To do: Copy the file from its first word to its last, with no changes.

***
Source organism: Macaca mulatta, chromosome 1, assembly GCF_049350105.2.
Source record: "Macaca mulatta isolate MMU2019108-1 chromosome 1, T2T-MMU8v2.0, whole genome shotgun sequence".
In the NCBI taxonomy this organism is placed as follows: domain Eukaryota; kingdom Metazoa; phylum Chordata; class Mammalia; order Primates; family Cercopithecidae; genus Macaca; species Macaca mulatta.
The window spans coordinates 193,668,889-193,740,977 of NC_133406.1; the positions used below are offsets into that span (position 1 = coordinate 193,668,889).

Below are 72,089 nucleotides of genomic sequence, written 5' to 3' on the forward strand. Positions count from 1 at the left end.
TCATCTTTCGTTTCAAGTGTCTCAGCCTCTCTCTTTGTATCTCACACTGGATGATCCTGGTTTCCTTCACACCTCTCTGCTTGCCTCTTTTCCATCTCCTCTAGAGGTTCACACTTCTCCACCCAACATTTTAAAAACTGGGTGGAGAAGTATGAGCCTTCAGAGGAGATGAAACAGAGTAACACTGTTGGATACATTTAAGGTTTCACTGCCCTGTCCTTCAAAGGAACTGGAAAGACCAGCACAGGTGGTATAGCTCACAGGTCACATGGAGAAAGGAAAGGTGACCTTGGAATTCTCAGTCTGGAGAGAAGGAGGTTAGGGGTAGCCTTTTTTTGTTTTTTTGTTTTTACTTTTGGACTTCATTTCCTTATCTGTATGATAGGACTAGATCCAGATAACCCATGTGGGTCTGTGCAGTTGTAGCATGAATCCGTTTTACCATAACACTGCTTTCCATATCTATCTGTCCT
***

Source organism: Macaca mulatta, chromosome 1, assembly GCF_049350105.2.
Source record: "Macaca mulatta isolate MMU2019108-1 chromosome 1, T2T-MMU8v2.0, whole genome shotgun sequence".
In the NCBI taxonomy this organism is placed as follows: domain Eukaryota; kingdom Metazoa; phylum Chordata; class Mammalia; order Primates; family Cercopithecidae; genus Macaca; species Macaca mulatta.
The window spans coordinates 193,668,889-193,740,977 of NC_133406.1; the positions used below are offsets into that span (position 1 = coordinate 193,668,889).

Below are 72,089 nucleotides of genomic sequence, written 5' to 3' on the forward strand. Positions count from 1 at the left end.
TCATCTTTCGTTTCAAGTGTCTCAGCCTCTCTCTTTGTATCTCACACTGGATGATCCTGGTTTCCTTCACACCTCTCTGCTTGCCTCTTTTCCATCTCCTCTAGAGGTTCACACTTCTCCACCCAACATTTTAAAAACTGGGTGGAGAAGTATGAGCCTTCAGAGGAGATGAAACAGAGTAACACTGTTGGATACATTTAAGGTTTCACTGCCCTGTCCTTCAAAGGAACTGGAAAGACCAGCACAGGTGGTATAGCTCACAGGTCACATGGAGAAAGGAAAGGTGACCTTGGAATTCTCAGTCTGGAGAGAAGGAGGTTAGGGGTAGCCTTTTTTTGTTTTTTTGTTTTTACTTTTGGACTTCATTTCCTTATCTGTATGATAGGACTAGATCCAGATAACCCATGTGGGTCTGTGCAGTTGTAGCATGAATCCGTTTTACCATAACACTGCTTTCCATATCTATCTGTCCT